Recognizing and Overcoming Trauma — Part 2

By Mike DuBose

In our last article, we defined trauma and examined how many of us (or someone you know) are haunted by past tragedies. We learned that trauma has endless categories and how it impacts people differently throughout their lives. Sadly, as I researched the American staggering trauma statistics, many children have been exposed to verbal or physical abuse, assault, neglect, and violence which follows them throughout adulthood. Likewise, adults have suffered significant tragedies such as the loss of loved ones, violent crime, divorce, combat in war zones, etc.

Trauma affects both the mind and the body. Our brain is a miracle consisting of a vast interconnected network of parts that assist us to survive and hopefully flourish as human species. It serves as a guide that signals our body parts how to function with our basic needs, controls our emotions, warns us of dangers and opportunities, and adjusts our lives along the way. Psychiatrist Bessel van der Kolk, MD in his recent bestseller “The Body Keeps the Score” determined “Psychological problems occur when our internal signals don’t work when our maps don’t lead us where we need to go, when we are too paralyzed to move, when our actions do not correspond to our needs, or when our relationships break down.”

Trauma victims struggle to feel alive or find happiness, often just going through the motions of living. They’re out of touch and unable to bond with people around them. They feel unsafe inside their bodies as if the past is gnawing away at them as Kolk describes. When normal people face danger, the “fight-or-flight” syndrome kicks in to emit large amounts of adrenaline, like a shot of Red-Bull-Energy-Drink, to become supercharged to protect oneself and others. We read about this syndrome when ordinary citizens become unexpected heroes “running into the fire” to save someone or others who need extra energy to flee from an attacking animal.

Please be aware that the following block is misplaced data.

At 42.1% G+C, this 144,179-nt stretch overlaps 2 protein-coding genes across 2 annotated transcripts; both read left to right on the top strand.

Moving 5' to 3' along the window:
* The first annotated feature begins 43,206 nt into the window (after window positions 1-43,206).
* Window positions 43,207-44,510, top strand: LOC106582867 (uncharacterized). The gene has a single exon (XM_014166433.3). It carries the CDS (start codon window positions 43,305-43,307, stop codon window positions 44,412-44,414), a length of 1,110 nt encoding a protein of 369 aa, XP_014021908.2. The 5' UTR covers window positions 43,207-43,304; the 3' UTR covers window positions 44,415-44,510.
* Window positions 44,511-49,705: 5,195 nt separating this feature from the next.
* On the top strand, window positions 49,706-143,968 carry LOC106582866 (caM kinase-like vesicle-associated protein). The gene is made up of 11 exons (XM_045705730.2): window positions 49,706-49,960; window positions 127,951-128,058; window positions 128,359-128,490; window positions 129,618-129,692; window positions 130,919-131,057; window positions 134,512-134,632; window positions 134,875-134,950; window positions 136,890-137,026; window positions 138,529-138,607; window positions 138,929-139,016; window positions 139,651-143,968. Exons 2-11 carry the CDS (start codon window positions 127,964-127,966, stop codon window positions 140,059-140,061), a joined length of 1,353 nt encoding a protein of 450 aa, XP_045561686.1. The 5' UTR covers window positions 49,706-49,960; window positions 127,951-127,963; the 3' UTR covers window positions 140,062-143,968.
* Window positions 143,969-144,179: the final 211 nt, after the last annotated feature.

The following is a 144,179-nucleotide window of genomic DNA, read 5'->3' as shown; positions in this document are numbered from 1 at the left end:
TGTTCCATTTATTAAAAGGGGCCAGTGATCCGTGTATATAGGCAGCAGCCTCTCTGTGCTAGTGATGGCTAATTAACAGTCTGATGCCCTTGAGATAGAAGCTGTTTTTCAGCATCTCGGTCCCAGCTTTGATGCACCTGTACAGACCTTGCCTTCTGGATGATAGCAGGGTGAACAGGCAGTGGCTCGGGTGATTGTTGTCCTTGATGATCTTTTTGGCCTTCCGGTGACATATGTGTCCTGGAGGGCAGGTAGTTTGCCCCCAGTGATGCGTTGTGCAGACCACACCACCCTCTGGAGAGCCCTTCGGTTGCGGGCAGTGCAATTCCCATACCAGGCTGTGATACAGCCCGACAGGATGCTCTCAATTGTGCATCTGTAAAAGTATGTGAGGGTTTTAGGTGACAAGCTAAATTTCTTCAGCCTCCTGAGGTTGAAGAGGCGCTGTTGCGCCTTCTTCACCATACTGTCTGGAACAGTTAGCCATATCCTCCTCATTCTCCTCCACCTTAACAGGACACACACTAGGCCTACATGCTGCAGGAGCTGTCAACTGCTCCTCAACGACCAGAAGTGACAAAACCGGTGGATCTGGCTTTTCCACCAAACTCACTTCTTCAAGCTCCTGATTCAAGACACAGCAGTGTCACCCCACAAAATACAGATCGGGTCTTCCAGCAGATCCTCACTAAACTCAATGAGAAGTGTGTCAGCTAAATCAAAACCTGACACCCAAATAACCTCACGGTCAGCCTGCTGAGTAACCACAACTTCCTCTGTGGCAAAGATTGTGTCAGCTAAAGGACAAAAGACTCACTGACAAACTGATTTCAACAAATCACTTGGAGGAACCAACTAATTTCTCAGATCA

Once the danger has passed, the rational brain sends signals to its emotional counterpart and body to shut down the response with “all clear” signals to turn off the once-needed, energy-provoking hormones. However, with many traumatized individuals, the adrenaline switch is constantly on unbeknownst to the victims, combined with Cortisol and other stress hormones being released into our bodies. Fears that were generated by trauma, consciously or unconsciously, seize and control our rational thinking. As a result, trauma often leads to a host of mental health issues like depression, anxiety, flashbacks, nightmares, irrational behaviors, avoidance of people, memory loss, numb feelings, attention deficits, irritability, anger, feeling scared and helpless, sleep disorders, loss of identity, and no purpose in life.